A frightening work incident sent me into a complete traumatic and mental melt down. It was then I knew I desperately needed help. That help lead to the diagnosis of chronic PTSD.

*What are the key strategies for dealing with PTSD that your book elaborates on?

First, as you read it, when you tell yourself, “that’s me too,” acknowledge that it’s you telling yourself you need to ask for help. Second, ask for help anonymously. Don’t tell anyone who doesn’t need to know = no stigma, no career threat. Third, if you are married, or in a relationship, and if you have children, you MUST include them. You’ll get a massive synergistic result. 2+2= 5,6,7 or more. Four, set up your own 5 step life plan, and implement the 7 Pillars, as it suits you and /or your family. Six….Parachute thinking is crucial.

“Your mind is like a parachute – It only works when it’s open”

*What is the achievement are you most proud of to date?

Taking back control of my life, realising I had a story to tell that could stop soldier suicide, getting the book published, and now, giving back, so others don’t have to endure the same path to self destruction.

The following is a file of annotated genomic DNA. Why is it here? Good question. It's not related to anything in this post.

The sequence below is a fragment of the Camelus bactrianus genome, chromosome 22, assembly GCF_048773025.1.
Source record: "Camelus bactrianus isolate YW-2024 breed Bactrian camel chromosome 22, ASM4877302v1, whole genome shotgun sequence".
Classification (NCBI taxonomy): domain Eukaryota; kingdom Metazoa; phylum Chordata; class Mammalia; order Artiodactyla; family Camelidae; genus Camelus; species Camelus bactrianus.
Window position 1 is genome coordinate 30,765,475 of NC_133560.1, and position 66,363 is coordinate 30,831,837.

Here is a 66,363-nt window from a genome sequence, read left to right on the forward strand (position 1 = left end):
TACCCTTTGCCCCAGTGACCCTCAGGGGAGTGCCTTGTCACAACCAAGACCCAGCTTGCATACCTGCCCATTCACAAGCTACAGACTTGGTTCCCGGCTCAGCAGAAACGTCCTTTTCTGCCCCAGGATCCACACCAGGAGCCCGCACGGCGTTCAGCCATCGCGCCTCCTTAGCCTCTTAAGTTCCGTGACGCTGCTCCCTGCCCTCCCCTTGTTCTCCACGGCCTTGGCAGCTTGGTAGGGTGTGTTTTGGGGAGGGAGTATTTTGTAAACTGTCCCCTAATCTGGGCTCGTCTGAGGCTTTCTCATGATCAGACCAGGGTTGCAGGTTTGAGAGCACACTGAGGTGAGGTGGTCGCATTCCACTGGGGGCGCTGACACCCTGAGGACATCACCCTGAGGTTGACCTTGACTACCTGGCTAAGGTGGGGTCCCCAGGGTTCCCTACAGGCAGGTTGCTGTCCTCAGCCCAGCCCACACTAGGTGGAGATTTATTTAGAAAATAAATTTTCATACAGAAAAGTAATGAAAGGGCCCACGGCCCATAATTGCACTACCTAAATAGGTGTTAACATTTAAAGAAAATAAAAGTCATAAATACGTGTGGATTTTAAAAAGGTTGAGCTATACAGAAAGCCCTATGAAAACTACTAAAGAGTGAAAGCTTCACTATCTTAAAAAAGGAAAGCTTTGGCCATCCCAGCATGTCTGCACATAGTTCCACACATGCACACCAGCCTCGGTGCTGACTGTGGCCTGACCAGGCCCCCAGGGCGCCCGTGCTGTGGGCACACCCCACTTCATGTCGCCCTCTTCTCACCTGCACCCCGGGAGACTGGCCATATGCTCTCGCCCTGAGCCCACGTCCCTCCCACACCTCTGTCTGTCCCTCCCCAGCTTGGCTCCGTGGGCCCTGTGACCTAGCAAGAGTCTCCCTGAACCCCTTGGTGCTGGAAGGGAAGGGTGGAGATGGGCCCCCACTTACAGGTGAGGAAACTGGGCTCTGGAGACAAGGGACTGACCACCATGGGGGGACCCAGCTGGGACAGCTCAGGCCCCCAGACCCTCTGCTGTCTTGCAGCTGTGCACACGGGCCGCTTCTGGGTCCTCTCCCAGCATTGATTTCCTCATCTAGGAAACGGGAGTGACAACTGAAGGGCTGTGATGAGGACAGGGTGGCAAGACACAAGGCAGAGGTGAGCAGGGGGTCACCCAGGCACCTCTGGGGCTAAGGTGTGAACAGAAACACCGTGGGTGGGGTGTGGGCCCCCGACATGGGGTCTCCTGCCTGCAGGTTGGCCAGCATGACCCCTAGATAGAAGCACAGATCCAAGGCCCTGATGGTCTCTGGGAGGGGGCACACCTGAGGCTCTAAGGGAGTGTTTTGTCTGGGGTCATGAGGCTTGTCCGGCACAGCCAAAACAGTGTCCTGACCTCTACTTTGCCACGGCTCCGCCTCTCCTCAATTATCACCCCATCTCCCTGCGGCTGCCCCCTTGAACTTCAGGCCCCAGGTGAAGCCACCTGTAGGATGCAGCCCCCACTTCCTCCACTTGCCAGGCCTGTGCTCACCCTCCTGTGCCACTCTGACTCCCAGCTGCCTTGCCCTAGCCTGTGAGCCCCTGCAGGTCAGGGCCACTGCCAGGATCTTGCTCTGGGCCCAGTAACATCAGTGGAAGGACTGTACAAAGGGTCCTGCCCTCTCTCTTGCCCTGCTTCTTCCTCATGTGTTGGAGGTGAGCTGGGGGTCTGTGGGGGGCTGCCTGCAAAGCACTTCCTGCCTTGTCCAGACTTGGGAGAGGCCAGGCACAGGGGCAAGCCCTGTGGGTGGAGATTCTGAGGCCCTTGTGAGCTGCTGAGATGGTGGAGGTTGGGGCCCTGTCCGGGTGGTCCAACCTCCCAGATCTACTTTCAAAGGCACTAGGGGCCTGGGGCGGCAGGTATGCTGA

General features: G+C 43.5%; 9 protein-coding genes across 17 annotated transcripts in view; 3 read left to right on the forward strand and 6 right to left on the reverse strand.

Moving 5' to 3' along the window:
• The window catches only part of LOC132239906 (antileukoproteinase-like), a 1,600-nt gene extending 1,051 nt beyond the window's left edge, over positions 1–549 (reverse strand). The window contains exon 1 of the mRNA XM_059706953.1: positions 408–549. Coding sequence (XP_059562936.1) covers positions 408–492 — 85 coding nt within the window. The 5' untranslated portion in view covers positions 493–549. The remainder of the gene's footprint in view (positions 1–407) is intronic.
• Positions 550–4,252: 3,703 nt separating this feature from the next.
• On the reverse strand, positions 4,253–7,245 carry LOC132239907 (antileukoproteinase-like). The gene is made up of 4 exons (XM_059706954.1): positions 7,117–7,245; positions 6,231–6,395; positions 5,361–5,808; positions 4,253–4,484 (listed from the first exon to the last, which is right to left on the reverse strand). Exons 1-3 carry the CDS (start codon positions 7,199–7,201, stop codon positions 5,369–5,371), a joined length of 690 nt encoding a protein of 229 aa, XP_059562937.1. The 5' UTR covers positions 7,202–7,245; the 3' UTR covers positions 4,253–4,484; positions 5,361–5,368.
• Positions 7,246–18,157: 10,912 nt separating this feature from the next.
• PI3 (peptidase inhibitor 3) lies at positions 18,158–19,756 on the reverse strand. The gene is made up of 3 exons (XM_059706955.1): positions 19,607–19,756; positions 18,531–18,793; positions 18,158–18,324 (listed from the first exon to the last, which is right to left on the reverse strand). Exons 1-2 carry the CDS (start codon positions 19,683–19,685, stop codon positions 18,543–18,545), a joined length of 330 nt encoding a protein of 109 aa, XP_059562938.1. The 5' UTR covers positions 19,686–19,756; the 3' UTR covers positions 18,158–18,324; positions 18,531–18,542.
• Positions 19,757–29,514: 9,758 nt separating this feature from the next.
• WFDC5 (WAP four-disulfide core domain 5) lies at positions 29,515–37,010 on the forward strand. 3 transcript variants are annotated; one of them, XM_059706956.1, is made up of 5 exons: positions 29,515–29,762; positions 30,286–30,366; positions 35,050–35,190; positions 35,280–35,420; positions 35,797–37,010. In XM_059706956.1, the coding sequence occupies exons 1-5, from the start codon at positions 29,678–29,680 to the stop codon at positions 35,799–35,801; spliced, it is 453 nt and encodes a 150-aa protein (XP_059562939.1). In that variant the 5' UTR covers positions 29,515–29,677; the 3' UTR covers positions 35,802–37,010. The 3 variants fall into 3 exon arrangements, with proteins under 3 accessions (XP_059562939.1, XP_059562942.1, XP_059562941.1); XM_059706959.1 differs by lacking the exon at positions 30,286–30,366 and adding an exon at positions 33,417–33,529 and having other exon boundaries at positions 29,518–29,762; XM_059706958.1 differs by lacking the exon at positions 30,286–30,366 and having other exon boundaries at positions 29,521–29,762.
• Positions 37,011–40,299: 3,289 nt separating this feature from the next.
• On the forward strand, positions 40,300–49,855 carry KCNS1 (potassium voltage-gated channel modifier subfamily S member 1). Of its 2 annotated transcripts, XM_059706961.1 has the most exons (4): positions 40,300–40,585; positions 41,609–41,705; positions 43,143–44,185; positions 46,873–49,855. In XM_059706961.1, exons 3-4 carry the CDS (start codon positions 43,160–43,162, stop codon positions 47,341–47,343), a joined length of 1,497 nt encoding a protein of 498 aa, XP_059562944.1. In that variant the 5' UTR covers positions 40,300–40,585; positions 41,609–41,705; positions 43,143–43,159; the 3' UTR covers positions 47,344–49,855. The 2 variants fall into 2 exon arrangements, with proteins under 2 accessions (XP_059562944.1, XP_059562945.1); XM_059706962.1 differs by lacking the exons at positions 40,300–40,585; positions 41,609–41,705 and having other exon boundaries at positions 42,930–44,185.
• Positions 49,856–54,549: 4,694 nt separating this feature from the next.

*How do you find balance?

First and foremost, sailing. Being out on the ocean, out with the wind, the waves, and the elements. Being there is when I’m most at peace. Living a healthy and active life style with purpose and passion. “Parachute thinking.” Knowing I’m making a difference.

*Do you have any mentors or people who inspired you to follow your dream?

My partner, Irene who persuaded me to go to Stuart Zadels “Think and Grow Rich” seminar. Stuart Zadel. Daryl and Andrew Grant( Our Internet Secrets). It was Andrew, a former Army paratrooper, who sowed the seed, telling me I had to tell my story so it could help others. Sandy MacGregor, MC, Anthony Robins, Paul Tracy, Jack Canfield, Sir Richard Branson , Robert Kiyosaki, Darren Stephens, Global Publishing Group who showed me I could write a book, and get published.

*What is inspiring you at the moment?

Reading – anything I can about the brain, the mind and the gut as it directly relates to maximising health and well being for serving men and women, veterans and their families.